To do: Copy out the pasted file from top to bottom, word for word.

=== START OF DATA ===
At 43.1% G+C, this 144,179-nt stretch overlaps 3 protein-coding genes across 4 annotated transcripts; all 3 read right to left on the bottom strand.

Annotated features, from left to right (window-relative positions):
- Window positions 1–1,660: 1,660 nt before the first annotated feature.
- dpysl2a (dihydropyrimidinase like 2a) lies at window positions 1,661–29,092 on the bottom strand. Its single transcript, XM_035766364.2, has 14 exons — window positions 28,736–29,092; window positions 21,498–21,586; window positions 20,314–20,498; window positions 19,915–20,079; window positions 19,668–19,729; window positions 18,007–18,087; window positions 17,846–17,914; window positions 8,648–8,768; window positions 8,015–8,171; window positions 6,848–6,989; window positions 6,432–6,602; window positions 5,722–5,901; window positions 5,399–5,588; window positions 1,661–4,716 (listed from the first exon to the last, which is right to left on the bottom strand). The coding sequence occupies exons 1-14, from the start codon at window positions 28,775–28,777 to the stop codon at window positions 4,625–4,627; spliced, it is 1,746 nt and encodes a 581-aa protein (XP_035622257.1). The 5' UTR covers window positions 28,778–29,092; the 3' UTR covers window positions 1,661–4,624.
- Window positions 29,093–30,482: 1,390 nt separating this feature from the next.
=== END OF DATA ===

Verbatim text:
At 43.1% G+C, this 144,179-nt stretch overlaps 3 protein-coding genes across 4 annotated transcripts; all 3 read right to left on the bottom strand.

Annotated features, from left to right (window-relative positions):
- Window positions 1–1,660: 1,660 nt before the first annotated feature.
- dpysl2a (dihydropyrimidinase like 2a) lies at window positions 1,661–29,092 on the bottom strand. Its single transcript, XM_035766364.2, has 14 exons — window positions 28,736–29,092; window positions 21,498–21,586; window positions 20,314–20,498; window positions 19,915–20,079; window positions 19,668–19,729; window positions 18,007–18,087; window positions 17,846–17,914; window positions 8,648–8,768; window positions 8,015–8,171; window positions 6,848–6,989; window positions 6,432–6,602; window positions 5,722–5,901; window positions 5,399–5,588; window positions 1,661–4,716 (listed from the first exon to the last, which is right to left on the bottom strand). The coding sequence occupies exons 1-14, from the start codon at window positions 28,775–28,777 to the stop codon at window positions 4,625–4,627; spliced, it is 1,746 nt and encodes a 581-aa protein (XP_035622257.1). The 5' UTR covers window positions 28,778–29,092; the 3' UTR covers window positions 1,661–4,624.
- Window positions 29,093–30,482: 1,390 nt separating this feature from the next.